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39 Cards in this Set

  • Front
  • Back
3 Domains of Development
Physical (Biosocial): body changes and motor skills

Cognitive: intellect and thought process

Psychosocial: personality and social development
3 Developmental Processes
Growth, maturation, and learning
increase in size at a biological level
genetic unfolding of pre-programmed patterns of behavior
permanent modification in behavior that results from experience
Normative age-graded influences
"typical events" with a strong relation to chronological age
Normative history-graded influences
how historical events influence development
Age cohort
individuals born at the same time who are influenced by the same events
Non-normative life events
a unique life event experience, not regarded as typical, which severely affects the people who experience it

eg. winning lottery, disability, divorce
Continuity vs Discontinuity
Two opposing theories regarding how we change or stay the same over lifespan

Steady increase/decrease or stage-like?
Scientific method
A way to answer questions using empirical research and data-based conclusions
science of human development
the science that seeks to understand how and why people of all ages and circumstances change or remain the same over time
based on observations, repeated experiences, verifiable experiments; not theoretical
the repetition of a study, using different participants
a general term for the traits, capacities, and limitations that each individual inherits genetically from his or her parents at the moment of conception
a general term for all the environmental influences that affect development after an individual is conceived
critical period
a time when a particular type of developmental growth (in body or behavior) must happen if it is ever going to happen
sensitive period
a time when a certain type of development is most likely, although it may still happen later.

eg. early childhood is sensitive period for language learning
dynamic-systems theory
a view of human development as an ongoing, ever-changing interaction between the physical and emotional being and between the person and every aspect of his or her environment
life-span perspective
an approach to the study of human development that takes into account all phases of life, not just childhood or adulthood
ecological-systems approach (bioecological theory)
the view that in the study of human development, the person should be considered in all the contexts and interactions that constitute a life
elements of the immediate surroundings, such as family and friends, school and religious classes
local institutions such as school system, religious organization, and workplace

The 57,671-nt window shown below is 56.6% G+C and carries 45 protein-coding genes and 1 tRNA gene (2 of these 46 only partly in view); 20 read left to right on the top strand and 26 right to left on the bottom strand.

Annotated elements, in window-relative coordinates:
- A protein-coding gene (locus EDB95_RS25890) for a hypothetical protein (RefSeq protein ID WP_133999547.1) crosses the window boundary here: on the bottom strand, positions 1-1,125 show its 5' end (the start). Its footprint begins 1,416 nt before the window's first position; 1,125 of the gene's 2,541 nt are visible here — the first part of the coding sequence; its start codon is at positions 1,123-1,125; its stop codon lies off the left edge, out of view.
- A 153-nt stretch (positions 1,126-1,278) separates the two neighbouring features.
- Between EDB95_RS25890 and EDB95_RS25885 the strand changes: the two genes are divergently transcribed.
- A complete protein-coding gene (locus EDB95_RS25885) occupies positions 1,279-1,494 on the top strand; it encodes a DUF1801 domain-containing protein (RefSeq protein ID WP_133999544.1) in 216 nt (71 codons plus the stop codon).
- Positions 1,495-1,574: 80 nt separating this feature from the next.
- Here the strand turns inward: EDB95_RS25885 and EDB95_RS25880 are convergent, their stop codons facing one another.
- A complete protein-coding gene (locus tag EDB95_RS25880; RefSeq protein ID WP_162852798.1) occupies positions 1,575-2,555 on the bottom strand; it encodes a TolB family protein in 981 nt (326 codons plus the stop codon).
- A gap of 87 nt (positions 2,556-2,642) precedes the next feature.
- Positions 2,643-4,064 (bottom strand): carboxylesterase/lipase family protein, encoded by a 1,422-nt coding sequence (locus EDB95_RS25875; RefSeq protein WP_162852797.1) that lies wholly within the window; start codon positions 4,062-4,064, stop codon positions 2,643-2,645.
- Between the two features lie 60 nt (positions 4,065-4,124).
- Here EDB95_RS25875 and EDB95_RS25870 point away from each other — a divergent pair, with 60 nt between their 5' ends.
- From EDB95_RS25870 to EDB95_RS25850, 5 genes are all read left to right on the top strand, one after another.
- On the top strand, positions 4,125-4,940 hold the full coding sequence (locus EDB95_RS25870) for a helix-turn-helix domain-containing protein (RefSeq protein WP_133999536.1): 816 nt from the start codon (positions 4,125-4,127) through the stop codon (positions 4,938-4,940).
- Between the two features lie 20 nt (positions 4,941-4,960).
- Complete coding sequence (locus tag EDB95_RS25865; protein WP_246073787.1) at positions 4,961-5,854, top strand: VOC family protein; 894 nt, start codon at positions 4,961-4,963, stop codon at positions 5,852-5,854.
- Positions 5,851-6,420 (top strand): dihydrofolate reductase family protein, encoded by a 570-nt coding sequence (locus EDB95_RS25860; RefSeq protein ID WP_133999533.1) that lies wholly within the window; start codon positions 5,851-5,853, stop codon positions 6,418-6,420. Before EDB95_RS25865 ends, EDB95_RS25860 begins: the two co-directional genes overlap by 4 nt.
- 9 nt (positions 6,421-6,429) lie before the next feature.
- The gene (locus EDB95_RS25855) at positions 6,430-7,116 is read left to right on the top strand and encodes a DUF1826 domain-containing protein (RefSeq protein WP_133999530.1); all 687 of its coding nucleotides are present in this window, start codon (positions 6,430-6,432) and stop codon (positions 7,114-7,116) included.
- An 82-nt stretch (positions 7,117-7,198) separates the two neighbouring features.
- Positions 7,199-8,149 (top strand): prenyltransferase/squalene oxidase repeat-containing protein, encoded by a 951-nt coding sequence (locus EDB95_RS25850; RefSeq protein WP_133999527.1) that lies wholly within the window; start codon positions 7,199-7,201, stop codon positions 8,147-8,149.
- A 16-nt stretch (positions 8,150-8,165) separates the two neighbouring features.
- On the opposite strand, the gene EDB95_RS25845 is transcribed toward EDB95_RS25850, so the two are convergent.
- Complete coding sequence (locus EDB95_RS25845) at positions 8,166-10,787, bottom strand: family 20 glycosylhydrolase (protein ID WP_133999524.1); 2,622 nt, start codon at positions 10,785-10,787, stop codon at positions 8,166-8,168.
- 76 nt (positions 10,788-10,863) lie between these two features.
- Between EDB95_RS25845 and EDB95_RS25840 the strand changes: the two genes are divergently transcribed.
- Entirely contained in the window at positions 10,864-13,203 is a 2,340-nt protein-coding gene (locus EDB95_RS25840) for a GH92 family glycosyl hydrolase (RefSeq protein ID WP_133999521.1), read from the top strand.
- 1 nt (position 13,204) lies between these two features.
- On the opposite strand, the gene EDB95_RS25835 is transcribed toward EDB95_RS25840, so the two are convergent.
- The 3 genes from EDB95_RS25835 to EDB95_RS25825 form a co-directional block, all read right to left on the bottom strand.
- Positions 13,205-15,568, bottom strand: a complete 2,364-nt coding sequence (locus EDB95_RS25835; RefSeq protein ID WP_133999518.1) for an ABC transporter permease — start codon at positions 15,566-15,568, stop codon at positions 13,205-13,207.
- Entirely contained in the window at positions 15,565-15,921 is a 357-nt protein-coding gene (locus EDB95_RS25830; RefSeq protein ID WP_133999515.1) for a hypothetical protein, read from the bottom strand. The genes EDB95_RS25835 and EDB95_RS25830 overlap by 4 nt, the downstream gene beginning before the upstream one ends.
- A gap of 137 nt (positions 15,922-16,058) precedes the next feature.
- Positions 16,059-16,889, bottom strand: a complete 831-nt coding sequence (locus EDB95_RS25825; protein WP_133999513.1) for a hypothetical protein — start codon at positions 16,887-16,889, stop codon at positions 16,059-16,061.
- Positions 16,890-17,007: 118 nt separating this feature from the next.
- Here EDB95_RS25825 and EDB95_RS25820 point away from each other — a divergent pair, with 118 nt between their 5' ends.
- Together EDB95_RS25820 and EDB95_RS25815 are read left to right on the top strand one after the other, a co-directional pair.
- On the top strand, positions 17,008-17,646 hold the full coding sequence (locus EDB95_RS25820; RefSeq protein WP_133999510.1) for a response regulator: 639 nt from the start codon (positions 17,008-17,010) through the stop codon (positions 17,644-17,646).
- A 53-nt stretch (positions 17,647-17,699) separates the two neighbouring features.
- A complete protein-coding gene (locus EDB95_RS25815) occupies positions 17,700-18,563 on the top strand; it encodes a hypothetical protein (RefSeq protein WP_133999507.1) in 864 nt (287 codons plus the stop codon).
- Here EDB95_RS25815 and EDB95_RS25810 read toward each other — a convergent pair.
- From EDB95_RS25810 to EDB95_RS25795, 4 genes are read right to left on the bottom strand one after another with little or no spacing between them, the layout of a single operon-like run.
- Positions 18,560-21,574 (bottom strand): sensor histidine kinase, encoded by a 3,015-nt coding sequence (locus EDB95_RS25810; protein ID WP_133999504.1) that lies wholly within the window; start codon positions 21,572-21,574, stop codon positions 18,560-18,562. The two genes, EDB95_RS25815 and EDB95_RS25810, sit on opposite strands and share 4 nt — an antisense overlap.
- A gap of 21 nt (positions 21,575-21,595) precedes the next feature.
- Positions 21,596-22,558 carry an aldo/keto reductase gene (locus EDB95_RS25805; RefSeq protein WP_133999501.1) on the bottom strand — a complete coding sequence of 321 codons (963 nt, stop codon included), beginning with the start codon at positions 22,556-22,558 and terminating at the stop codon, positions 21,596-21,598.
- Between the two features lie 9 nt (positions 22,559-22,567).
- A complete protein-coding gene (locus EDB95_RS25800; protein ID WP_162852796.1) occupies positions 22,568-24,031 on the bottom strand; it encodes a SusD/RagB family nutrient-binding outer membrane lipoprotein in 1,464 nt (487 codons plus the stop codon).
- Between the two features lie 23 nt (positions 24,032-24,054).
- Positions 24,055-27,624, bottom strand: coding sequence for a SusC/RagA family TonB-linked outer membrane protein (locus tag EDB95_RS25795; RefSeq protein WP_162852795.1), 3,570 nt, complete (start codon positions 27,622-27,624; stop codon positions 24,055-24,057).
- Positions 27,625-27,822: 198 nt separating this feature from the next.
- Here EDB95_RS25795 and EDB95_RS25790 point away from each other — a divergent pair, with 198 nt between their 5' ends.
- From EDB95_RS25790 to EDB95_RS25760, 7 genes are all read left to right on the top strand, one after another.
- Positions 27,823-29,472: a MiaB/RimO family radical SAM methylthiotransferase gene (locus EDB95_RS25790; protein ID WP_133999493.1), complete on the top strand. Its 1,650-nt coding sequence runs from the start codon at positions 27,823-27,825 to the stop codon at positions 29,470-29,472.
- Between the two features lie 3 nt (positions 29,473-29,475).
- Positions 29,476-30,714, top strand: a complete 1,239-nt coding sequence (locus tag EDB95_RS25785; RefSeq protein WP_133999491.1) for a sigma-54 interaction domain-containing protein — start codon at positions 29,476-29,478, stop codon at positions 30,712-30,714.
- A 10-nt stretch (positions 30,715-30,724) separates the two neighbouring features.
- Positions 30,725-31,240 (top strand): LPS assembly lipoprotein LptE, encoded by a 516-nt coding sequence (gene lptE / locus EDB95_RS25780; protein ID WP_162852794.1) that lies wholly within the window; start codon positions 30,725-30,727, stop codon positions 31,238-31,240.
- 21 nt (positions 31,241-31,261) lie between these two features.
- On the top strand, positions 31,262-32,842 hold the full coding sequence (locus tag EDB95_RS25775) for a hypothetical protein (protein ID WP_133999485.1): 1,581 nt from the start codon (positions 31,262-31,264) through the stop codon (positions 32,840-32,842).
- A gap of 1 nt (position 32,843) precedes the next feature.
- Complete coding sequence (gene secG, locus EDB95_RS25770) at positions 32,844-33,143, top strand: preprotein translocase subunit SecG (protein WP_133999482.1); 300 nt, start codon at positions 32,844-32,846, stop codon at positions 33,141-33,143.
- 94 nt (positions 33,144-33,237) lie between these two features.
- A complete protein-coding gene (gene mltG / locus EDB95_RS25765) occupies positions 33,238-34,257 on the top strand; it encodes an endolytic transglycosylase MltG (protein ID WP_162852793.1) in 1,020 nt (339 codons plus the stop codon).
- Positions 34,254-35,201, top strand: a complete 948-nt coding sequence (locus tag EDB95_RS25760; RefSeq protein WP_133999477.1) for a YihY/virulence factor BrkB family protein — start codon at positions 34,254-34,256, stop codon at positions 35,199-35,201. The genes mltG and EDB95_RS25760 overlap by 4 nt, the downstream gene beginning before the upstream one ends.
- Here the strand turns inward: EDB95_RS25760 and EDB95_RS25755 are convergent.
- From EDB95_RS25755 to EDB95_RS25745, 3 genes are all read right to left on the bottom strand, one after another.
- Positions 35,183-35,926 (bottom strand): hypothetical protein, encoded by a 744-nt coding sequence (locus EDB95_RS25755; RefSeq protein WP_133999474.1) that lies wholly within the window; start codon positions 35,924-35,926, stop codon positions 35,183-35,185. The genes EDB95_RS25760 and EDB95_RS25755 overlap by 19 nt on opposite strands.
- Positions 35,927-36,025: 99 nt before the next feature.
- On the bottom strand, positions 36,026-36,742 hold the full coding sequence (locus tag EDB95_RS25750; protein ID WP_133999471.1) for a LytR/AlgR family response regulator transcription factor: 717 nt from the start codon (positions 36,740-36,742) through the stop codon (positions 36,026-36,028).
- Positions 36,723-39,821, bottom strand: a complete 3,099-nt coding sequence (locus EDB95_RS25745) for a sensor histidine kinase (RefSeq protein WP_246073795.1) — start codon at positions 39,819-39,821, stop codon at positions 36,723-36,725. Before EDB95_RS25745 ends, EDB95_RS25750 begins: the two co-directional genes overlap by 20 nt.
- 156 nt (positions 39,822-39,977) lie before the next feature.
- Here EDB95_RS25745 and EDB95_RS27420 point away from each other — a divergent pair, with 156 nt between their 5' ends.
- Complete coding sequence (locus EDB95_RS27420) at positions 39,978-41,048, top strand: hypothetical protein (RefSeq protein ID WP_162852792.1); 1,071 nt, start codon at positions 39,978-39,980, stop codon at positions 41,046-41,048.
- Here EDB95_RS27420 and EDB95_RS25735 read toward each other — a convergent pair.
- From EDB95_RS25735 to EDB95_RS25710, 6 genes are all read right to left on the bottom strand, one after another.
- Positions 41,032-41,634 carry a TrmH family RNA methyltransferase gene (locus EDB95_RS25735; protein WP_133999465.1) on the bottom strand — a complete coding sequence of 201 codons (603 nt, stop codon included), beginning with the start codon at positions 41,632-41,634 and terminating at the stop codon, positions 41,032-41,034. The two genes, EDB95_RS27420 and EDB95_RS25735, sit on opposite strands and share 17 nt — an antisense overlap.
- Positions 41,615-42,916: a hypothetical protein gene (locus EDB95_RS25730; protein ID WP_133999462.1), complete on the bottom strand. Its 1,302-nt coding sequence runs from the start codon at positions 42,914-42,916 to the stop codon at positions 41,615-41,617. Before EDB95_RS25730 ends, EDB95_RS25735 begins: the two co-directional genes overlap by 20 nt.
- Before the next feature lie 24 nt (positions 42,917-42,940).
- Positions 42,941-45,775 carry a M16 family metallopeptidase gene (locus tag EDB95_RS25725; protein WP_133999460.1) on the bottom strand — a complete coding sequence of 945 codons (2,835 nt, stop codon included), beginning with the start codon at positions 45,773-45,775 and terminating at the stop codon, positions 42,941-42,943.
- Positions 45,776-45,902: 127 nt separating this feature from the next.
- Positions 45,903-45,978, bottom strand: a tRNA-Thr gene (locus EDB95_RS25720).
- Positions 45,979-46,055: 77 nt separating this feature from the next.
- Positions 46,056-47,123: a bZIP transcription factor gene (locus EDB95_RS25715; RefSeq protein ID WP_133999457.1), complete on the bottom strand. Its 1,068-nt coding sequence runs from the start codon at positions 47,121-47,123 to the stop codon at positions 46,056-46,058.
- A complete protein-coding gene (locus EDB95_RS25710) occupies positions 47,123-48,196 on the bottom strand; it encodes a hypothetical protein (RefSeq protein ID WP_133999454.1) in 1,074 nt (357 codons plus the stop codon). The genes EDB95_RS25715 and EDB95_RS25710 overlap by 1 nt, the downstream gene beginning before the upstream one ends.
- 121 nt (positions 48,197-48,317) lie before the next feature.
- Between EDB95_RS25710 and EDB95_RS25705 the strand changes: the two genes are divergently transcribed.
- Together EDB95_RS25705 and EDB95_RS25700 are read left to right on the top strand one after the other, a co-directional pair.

larger contexts, including cultural values, economic policies, and political processes
socioeconomic status (SES)
a person's position in society as determined by income, wealth, occupation, educaction, and place of residence
ethnic group
people whose ancestors were born in the same region and who often share a language, culture, and religion
a group of people who are regarded by themselves or by others as distinct from other groups on the basis of physical appearance
mirror neurons
cells in an observer's brain that respond to an action performed by someone else in the same way they would if the observer had actually performed that action
every individual and trait can be altered at any point in the life span. change is ongoing, although neither random nor easy
Five Characteristics of Development
scientific (or naturalistic) observation
a method of testing a hypothesis by unobtrusively watching and recording participants' behavior in a systematic and objective manner -- in a natural setting, in a laboratory, or in searches of archival data
a research method in which the researcher tried to determine the cause-and-effect relationship between two variables by manipulating one (independent variable) and then observing and recording the ensuing changes in the dependent variable
a research method in which information is collected from a large number of people by interviews, written questionnaires, or some other means
cross-sectional research
a research design that compares groups of people who differ in age but are similar in other important characteristics
3 types of research to study change over time
longitudinal research
a research design in which the same individuals are followed over time and their development is repeatedly assessed
cross-sequential research
a hybrid research design in which researchers first study several groups of people of different ages (cross-sectional approach) and then follow those groups over the years (longitudinal approach)
a number between +1.0 and -1.0 that indicates the degree of relationship between two variables, expressed in terms of the likelihood that one variable will (or will not) occur when the other variable does (or does not). A correlation indicates only that two variables are related, not that one variable causes the other to occur
Institutional Review Board
a group that exists within most educational and medical institutions whose purpose is to ensure that research follows established guidelines and remains ethical